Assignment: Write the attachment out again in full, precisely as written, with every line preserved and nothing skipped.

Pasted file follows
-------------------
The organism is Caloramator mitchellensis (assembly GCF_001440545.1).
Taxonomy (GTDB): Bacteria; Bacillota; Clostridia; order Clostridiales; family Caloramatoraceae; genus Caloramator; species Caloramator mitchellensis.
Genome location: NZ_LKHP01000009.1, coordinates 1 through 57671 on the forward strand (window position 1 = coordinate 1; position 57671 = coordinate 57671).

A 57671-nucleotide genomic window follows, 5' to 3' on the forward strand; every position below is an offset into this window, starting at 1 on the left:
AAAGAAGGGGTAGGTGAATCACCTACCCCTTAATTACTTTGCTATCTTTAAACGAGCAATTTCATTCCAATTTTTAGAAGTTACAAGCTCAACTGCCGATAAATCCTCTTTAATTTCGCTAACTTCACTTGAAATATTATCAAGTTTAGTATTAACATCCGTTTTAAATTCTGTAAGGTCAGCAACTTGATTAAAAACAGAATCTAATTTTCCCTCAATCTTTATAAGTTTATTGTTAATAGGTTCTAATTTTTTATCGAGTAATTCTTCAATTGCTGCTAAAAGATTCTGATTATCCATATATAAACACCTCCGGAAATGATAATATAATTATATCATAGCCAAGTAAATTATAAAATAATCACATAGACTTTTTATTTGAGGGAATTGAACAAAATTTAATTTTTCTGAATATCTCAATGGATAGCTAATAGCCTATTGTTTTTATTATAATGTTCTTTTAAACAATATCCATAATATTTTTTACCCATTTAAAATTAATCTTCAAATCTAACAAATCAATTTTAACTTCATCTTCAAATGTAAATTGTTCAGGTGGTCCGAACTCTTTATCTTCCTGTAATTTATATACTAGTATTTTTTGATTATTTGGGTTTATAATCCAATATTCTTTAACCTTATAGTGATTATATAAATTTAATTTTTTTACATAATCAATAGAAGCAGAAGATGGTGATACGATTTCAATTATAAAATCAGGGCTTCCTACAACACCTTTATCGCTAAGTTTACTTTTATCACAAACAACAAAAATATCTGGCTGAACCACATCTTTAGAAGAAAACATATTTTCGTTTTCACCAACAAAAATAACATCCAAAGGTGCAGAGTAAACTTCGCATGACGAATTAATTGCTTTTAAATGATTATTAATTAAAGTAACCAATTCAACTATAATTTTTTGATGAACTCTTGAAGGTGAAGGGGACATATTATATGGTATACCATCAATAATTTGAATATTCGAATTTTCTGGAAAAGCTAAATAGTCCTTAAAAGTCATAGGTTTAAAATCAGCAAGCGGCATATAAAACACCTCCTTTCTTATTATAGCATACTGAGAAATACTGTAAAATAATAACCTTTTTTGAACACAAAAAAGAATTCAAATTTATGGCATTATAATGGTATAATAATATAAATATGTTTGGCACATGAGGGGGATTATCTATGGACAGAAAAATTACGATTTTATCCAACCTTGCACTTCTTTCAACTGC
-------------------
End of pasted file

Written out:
The organism is Caloramator mitchellensis (assembly GCF_001440545.1).
Taxonomy (GTDB): Bacteria; Bacillota; Clostridia; order Clostridiales; family Caloramatoraceae; genus Caloramator; species Caloramator mitchellensis.
Genome location: NZ_LKHP01000009.1, coordinates 1 through 57671 on the forward strand (window position 1 = coordinate 1; position 57671 = coordinate 57671).

A 57671-nucleotide genomic window follows, 5' to 3' on the forward strand; every position below is an offset into this window, starting at 1 on the left:
AAAGAAGGGGTAGGTGAATCACCTACCCCTTAATTACTTTGCTATCTTTAAACGAGCAATTTCATTCCAATTTTTAGAAGTTACAAGCTCAACTGCCGATAAATCCTCTTTAATTTCGCTAACTTCACTTGAAATATTATCAAGTTTAGTATTAACATCCGTTTTAAATTCTGTAAGGTCAGCAACTTGATTAAAAACAGAATCTAATTTTCCCTCAATCTTTATAAGTTTATTGTTAATAGGTTCTAATTTTTTATCGAGTAATTCTTCAATTGCTGCTAAAAGATTCTGATTATCCATATATAAACACCTCCGGAAATGATAATATAATTATATCATAGCCAAGTAAATTATAAAATAATCACATAGACTTTTTATTTGAGGGAATTGAACAAAATTTAATTTTTCTGAATATCTCAATGGATAGCTAATAGCCTATTGTTTTTATTATAATGTTCTTTTAAACAATATCCATAATATTTTTTACCCATTTAAAATTAATCTTCAAATCTAACAAATCAATTTTAACTTCATCTTCAAATGTAAATTGTTCAGGTGGTCCGAACTCTTTATCTTCCTGTAATTTATATACTAGTATTTTTTGATTATTTGGGTTTATAATCCAATATTCTTTAACCTTATAGTGATTATATAAATTTAATTTTTTTACATAATCAATAGAAGCAGAAGATGGTGATACGATTTCAATTATAAAATCAGGGCTTCCTACAACACCTTTATCGCTAAGTTTACTTTTATCACAAACAACAAAAATATCTGGCTGAACCACATCTTTAGAAGAAAACATATTTTCGTTTTCACCAACAAAAATAACATCCAAAGGTGCAGAGTAAACTTCGCATGACGAATTAATTGCTTTTAAATGATTATTAATTAAAGTAACCAATTCAACTATAATTTTTTGATGAACTCTTGAAGGTGAAGGGGACATATTATATGGTATACCATCAATAATTTGAATATTCGAATTTTCTGGAAAAGCTAAATAGTCCTTAAAAGTCATAGGTTTAAAATCAGCAAGCGGCATATAAAACACCTCCTTTCTTATTATAGCATACTGAGAAATACTGTAAAATAATAACCTTTTTTGAACACAAAAAAGAATTCAAATTTATGGCATTATAATGGTATAATAATATAAATATGTTTGGCACATGAGGGGGATTATCTATGGACAGAAAAATTACGATTTTATCCAACCTTGCACTTCTTTCAACTGC